Friday, 7 November 2014

Album Review - Barry Tierney, 'Hotel Alamar'

Barry Tierney, 'Rosie Ale of England'

Info: There's a palpable passion and sincerity in the music of Barry Tierney, the 24-year-old troubadour who comes from a rich musical heritage going back to his great-grandfather and grand-uncle, both of whom were music professors. The only way to explain the diversity of his music at such a young age is the fact that he began playing music at 11, initially by way of the saxophone and jazz before picking up the guitar and writing his own songs at the age of 14. Tierney's been in a succession of bands with varying highs and lows and has now decided to strike out on his own, the product of which is his debut album, Hotel Alamar, which was released last week. 

The opening track, 'London Burning Shadows', is a nod to one of Tierney's heroes (with whom he has previously shared a stage) Christy Moore, but different in the sense that it bursts out a different kind of energy, with nice string arrangements and some fantastic backing vocals. I instantly fell for the next song, 'Rosie Ale of England', in a strange way it's as if Phil Lynott and Van Morrison's voices have been made into a hybrid vocal, and it is very reminiscent of the latter's Veedon Fleece (see 'Streets of Arklow'), it's one of those happy-sad songs, you know you're supposed to be smiling but you just feel upset! 'Philadelphia' is closer to an American country-folk feel, which makes sense given the title I suppose, and shows the Kinsale man's ability to tell stories through his music which is evident throughout Hotel Alamar, as the track closes it goes from traditional to contemporary seamlessly. The album finishes very strongly in my opinion, firstly with 'San Diego' which feels like a multitude of 70's solo artists, and the music is nothing short of enchanting for the final third, slow drum beats, tinkling piano, those backing vocals again and some lovely brass, and then 'Continuing to Waltz' which is like an extension of 'San Diego' with a monologue from Tierney thrown in to add to the atmosphere.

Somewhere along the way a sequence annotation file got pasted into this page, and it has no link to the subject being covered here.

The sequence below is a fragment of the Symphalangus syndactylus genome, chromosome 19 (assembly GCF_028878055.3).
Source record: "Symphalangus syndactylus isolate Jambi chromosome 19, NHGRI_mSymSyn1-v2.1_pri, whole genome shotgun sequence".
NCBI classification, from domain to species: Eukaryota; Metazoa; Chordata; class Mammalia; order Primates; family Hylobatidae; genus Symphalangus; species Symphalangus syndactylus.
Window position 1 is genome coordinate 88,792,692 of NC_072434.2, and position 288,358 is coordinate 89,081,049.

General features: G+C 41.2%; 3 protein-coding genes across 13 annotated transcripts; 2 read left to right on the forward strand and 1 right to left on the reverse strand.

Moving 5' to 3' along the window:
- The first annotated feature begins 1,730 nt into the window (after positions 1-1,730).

In a nutshell, Barry Tierney seems to have a startling array of musical influences, all of which are good, but his home-schooling in the world of music, in addition to a distinct song-writing gift, leads the listener to think that he could be an album or two away from getting recognition well beyond Irish shores.

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